Wednesday, February 27, 2008

How good are the Auto-Fix Tools?

I guess everyone with a camera knows the disappointment of a greatOriginal photo (unedited) moment that slipped away into a very average photo. The weather was changing to rain and this cormorant turned into the breeze to dry his wings before the rain squall arrived by the time I had fumbled in my camera bag and change my lens the little light left was disappearing fast and I was way to far away anyway, but I hit the shutter button anyway. The result was low key grayness and not quiet what I hoped, but very understandable given the conditions. So maybe it is a worthy candidate to use to compare all those auto-fix tools popping up in most software these days

live gallery auto adjust tool First I tried out Live Gallery (which is free to download), it doesn't have so many "correction" features but top of the menu of fix tools is the auto adjust. The nice thing is, it does its job quickly but then gives you a set of sliders (which I didn't use) that can enhance the shadows or highlights separately to general brightness and contrast. You can see all this happen in the histogram at the bottom. You can also stretch the tone directly by setting the lightest and darkest tones with the little sliders below the histogram.

picasaI'm feeling lucky Next it used my favourite photo manager Picasa (also free to download). In a very googlesque touch they have called their autofix tool "I'm feeling lucky". I am not sure what exactly the tools does, but in addition to the contrast and tone stretch it also does some colour adjustment. If you want more control you can find the shadow, highlights, contrast and brightness under the Tuning Tab.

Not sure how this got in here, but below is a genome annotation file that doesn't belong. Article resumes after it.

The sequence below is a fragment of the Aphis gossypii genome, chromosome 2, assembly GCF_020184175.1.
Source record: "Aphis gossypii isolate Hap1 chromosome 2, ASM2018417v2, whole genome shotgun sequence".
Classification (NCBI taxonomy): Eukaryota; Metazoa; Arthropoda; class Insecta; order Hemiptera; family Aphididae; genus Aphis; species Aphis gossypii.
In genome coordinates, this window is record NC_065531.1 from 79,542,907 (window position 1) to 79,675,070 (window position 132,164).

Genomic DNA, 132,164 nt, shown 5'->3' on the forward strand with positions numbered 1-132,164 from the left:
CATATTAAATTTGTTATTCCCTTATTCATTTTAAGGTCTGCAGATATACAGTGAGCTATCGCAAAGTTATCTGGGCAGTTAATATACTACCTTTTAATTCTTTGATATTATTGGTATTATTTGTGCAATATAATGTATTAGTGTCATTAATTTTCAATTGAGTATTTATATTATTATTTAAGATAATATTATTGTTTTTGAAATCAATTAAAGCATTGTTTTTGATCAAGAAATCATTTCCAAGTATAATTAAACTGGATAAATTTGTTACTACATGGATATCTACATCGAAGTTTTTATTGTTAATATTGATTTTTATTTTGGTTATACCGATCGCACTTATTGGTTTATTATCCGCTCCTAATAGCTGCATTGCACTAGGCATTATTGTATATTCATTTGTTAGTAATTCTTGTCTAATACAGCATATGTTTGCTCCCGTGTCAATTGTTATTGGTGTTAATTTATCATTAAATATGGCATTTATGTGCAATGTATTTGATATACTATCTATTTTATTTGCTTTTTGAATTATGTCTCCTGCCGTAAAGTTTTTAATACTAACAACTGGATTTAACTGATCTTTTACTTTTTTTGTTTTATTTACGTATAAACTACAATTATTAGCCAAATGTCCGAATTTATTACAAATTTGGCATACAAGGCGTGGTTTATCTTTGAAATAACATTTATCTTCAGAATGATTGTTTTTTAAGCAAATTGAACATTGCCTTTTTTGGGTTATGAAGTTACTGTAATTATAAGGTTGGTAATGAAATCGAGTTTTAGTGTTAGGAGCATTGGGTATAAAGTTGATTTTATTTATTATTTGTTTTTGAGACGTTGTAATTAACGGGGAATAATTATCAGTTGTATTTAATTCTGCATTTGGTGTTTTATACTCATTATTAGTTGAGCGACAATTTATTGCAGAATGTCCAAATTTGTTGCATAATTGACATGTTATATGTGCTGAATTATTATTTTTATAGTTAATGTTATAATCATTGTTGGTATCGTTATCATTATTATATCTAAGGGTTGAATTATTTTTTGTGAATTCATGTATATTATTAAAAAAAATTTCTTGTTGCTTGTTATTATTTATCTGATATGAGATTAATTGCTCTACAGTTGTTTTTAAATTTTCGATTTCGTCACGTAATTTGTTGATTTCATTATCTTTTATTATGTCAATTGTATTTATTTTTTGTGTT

corel auto equalize tools Another old favourite or mine is Corel Photo (now incorporated into Jasco Paintshop Pro) it has a no magic single click fix button just lots of option under the image/ adjust section of the menu. The auto equalize does the tone stretching an important part of the auto-fix process. Its definitely old fashioned but does the job.

olympus fix Next  I moved onto the camera bundled software I got with my cameras. First Olympus Camedia which does have have a auto fix, which gets on and makes a preview that you must accept. There are individual controls in are there in other tools. I also have the Pentax Photo  Browser, which gives a slight pentax fix toolversus strong adjustment options under auto image fix. I found I needed the strong adjustment, and perhaps wanted more.


paint net tool Last of all I thought I should try out Paint.Net (also free to download) which is promoting itself as photo editor as well as a paint tool. Like Corel photo its Auto-level just addresses the tone stretch, but there are the other individual brightness, contrast etc controls as well.

So how do the results stack up. Judge for yourself. (move your mouse across the photos below and see which software was used)

live gallery Olympus Camedia

picasa fix Corel Photo

pentax Paint Net

I don't think any of these are now wonderful pictures, but they are all "lifted" in different ways, the top four at least did produce a clearer print. I still feel the best place to do your adjustments is in the view finder and dials and/or buttons on your camera.

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